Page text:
Sermon: February 12, 2023

Our Gospel passage for this week is tough. It seems to be verse after verse of raising the bar. Don’t just keep yourself from killing other people, don’t even get angry with them. Don’t just keep yourself from committing adultery, don’t even allow yourself to look at another person with lust. Don’t divorce. Don’t lie. It seems like a prescription for perfection. Be perfect or else. This passage could leave you feeling pretty darn depressed. After all, who has ever achieved this kind of perfection? Who reading has ever had this kind of control over their thoughts and feelings? I know that I sure don’t have this kind of control over myself.

Sometimes I feel angry with other people, though I don’t think I have ever contemplated killing another person. I have never committed adultery, but I can’t say that I have never felt an attraction to someone who was not really available to me. I am not divorced, but I have great empathy for many people who are divorced and understand how a couple might arrive at a place where they feel they need to end their marriage. I try to be as honest as I can, but if I am truly honest, I have to confess that in my life I have lied. I have not kept every commitment I have made. So, what then does this passage mean for me, a far from perfect human being, and perhaps for you, who also may be far from perfect?

I think if this passage is read literally, it is very problematic and not at all helpful for you and me. If we read it literally it will actually harm us. For me this is not a passage about adding more rules to our lives. It is not a passage designed to burden us with shame and self-hate. It is a passage that is trying to get us to look inward. And it is a passage that is trying to help us to understand the importance of healthy relationships and healthy community. The language is incendiary to be sure, but if you set the language aside and simply look inside yourself, you can start to get to know and understand some inner parts of yourself that you might have kept yourself from getting acquainted with before. And you can start to understand how seemingly small behaviors can have major implications for the health of our relationships and the health of our communities.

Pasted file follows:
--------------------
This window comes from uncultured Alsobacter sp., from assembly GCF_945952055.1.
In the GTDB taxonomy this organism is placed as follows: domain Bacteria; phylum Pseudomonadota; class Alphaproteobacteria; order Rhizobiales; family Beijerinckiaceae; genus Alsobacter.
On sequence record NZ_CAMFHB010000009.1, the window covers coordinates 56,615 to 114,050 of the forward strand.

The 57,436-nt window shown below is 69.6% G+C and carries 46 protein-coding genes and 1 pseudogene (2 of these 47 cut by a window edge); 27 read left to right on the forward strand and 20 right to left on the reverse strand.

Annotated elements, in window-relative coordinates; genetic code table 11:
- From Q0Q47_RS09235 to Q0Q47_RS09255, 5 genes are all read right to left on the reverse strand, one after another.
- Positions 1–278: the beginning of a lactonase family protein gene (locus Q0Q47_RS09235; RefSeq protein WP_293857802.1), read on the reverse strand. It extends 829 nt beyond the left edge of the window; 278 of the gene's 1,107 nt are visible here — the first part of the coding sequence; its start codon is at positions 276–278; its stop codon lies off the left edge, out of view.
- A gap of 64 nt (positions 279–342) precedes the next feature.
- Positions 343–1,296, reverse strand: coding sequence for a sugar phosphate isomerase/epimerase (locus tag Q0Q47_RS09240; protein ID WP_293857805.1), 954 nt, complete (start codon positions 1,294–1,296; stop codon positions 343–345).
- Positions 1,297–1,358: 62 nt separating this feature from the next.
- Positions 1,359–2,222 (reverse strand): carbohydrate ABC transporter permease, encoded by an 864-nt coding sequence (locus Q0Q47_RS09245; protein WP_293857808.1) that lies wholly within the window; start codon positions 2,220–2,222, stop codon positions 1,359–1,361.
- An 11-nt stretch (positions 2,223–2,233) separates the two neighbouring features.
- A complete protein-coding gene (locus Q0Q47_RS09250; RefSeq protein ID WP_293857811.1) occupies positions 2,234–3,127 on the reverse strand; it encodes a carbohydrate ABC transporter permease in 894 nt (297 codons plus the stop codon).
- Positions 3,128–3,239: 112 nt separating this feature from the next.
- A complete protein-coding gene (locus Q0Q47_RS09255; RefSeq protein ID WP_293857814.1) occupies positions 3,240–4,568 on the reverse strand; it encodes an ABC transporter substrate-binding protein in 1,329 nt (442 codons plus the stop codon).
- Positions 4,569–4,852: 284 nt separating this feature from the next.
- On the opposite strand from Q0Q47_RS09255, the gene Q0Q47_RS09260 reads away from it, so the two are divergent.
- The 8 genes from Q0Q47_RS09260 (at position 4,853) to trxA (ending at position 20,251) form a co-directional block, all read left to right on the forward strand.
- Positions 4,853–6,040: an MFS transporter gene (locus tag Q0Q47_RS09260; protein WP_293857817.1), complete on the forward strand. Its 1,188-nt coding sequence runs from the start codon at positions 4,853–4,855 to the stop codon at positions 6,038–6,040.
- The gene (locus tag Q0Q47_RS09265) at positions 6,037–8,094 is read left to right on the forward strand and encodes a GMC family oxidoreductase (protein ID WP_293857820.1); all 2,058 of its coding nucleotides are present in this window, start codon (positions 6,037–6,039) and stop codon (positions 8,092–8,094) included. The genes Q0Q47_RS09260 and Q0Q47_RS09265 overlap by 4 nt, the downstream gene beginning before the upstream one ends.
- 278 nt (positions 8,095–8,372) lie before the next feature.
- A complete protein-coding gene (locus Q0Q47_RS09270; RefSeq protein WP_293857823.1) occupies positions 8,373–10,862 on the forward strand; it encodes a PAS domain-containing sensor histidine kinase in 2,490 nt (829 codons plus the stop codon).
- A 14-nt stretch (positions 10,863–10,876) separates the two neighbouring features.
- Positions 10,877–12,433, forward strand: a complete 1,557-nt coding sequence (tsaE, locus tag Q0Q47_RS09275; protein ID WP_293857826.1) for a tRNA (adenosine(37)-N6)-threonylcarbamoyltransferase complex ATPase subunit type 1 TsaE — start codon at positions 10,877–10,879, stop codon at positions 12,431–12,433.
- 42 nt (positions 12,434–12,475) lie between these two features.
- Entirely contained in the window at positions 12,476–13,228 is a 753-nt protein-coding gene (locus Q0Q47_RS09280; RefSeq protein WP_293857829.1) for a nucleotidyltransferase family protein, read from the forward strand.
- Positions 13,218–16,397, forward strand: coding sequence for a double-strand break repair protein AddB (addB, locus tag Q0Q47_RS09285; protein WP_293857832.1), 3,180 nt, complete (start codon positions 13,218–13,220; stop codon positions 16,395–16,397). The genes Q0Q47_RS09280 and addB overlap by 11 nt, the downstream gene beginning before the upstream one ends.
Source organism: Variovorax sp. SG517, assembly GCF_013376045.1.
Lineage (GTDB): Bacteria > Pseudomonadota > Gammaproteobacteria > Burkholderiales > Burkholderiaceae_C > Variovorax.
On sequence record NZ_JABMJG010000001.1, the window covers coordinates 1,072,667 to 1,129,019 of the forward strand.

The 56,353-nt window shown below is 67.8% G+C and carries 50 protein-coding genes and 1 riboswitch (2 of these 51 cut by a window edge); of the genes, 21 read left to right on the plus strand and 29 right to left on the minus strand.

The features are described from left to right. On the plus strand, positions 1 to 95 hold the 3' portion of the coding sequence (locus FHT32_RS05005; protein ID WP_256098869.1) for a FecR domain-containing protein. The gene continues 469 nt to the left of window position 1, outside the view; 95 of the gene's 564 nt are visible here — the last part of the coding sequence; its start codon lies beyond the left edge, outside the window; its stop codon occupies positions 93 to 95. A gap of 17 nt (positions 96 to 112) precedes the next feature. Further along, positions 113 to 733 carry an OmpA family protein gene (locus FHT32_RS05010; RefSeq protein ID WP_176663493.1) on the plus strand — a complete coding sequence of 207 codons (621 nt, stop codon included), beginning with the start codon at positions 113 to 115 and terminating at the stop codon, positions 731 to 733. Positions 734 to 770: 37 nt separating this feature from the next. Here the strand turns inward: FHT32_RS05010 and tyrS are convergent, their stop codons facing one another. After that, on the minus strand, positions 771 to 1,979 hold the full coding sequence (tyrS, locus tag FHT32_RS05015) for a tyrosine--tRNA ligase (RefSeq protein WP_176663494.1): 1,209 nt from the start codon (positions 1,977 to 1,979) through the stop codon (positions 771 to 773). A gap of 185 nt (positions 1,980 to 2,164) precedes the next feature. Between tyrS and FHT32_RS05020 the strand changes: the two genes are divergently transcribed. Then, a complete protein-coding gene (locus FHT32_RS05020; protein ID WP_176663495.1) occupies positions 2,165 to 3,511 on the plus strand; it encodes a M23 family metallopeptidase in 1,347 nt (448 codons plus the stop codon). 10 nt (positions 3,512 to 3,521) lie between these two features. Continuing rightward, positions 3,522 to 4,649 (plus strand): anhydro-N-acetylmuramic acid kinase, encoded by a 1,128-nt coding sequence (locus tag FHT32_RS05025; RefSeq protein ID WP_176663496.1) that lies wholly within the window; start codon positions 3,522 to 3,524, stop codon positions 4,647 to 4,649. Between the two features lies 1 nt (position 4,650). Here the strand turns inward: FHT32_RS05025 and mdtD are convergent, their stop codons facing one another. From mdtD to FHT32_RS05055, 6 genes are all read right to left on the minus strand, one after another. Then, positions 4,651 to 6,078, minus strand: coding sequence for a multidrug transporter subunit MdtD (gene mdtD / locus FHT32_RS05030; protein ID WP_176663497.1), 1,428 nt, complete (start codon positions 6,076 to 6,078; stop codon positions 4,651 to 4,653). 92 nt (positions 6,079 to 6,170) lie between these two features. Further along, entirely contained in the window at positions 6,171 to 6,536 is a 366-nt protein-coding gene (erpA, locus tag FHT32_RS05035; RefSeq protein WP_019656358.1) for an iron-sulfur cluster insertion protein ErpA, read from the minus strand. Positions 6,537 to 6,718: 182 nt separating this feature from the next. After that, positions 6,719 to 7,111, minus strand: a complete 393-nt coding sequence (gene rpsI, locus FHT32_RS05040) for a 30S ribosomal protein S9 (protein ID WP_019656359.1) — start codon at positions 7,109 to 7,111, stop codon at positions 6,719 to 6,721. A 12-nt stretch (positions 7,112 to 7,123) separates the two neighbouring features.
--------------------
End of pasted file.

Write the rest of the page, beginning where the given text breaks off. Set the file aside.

Certainly, Jesus is using strong language here. It does get our attention. Sometimes we have to be shocked a little in order to consider a new way of thinking and being. I know that I sometimes need to be hit upside the head. For me that is what the language of this passage is about. It is a wake-up slap. It is not meant to be a beating. I hope that it can be the same for you. Not a call to despair and self-loathing, but a call to become curious about those parts of yourself that you might have chosen to hide from yourself and the world. God cares about all of you, the whole you. God cares about the parts you show to the world and the parts that you hide away. Healing comes when can understand that God loves all of you, those parts you like and those parts you don’t like. Self-compassion brings compassion for others. Relationships are strengthened and the world is a healthier place.

It is easy when we stay at the level of the law to avoid looking at parts of ourselves that make us less comfortable. When we stay at the level of the law, we can say to ourselves: “I didn’t murder anyone today. I didn’t commit adultery. I didn’t tell a lie. Check, check, check. I am a good person.” We can minimize those small yet important behaviors that harm ourselves and our relationships with others.